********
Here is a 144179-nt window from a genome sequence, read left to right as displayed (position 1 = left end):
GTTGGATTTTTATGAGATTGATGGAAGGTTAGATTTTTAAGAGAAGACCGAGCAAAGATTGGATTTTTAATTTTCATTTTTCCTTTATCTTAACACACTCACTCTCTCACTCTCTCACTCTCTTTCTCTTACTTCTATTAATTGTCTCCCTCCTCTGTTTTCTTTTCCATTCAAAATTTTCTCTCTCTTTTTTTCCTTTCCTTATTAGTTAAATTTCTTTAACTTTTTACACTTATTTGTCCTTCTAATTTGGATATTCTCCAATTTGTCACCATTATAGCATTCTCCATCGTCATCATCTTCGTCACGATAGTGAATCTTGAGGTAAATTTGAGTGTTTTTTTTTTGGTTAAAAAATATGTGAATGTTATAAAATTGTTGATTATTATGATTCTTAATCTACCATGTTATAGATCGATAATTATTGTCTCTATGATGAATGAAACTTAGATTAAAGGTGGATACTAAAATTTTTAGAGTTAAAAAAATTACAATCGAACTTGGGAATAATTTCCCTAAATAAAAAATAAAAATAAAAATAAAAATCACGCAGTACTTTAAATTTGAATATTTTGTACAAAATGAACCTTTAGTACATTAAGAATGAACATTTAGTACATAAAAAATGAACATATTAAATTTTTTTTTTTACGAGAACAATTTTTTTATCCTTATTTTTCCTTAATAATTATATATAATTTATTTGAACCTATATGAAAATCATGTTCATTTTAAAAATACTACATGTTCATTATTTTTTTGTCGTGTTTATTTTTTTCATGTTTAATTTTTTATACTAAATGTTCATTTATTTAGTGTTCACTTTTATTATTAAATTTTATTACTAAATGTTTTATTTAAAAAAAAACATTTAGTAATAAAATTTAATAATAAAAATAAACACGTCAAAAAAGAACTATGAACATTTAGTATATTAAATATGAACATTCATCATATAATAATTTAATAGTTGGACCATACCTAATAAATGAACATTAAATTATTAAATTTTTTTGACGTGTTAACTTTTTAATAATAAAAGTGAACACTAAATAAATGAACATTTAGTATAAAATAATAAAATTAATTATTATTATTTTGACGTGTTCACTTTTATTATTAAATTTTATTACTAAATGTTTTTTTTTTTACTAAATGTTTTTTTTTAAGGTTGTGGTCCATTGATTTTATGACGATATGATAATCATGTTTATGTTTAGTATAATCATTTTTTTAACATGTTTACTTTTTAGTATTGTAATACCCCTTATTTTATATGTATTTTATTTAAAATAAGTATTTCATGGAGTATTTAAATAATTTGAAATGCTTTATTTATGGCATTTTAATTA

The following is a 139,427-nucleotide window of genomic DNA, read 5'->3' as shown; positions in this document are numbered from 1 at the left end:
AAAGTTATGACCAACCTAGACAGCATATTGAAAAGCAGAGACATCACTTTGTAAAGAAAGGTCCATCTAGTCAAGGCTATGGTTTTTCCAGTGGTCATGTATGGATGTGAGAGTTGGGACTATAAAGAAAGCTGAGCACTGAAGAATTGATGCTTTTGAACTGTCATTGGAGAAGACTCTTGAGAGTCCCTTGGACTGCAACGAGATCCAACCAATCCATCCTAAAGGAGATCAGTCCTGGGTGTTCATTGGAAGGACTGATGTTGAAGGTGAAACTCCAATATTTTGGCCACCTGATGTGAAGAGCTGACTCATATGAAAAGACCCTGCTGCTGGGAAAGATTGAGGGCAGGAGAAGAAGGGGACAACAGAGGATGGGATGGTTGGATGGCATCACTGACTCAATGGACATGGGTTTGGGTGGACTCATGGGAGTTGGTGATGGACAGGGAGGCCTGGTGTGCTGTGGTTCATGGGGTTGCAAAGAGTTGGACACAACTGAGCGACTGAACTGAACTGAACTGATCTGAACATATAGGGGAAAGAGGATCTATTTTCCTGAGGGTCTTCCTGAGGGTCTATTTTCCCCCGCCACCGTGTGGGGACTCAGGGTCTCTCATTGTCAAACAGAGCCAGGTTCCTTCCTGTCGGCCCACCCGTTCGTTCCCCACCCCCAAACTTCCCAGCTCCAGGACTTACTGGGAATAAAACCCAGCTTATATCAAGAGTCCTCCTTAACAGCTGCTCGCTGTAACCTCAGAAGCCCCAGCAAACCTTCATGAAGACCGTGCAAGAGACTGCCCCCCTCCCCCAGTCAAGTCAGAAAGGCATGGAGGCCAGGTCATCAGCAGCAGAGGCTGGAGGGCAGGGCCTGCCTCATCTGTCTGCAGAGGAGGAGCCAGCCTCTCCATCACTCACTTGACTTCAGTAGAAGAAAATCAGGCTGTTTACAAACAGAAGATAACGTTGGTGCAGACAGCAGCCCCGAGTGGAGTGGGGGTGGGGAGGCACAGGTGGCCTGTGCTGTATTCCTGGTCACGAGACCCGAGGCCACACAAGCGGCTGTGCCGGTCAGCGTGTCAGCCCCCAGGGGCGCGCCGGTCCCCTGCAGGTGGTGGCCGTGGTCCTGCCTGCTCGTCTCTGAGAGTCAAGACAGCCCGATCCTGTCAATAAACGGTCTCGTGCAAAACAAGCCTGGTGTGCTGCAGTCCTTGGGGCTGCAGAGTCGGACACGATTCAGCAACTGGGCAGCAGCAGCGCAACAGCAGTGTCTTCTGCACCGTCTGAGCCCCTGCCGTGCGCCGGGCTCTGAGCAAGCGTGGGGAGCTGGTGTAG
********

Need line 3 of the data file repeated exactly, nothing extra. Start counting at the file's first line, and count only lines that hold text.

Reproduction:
The following is a 139,427-nucleotide window of genomic DNA, read 5'->3' as shown; positions in this document are numbered from 1 at the left end: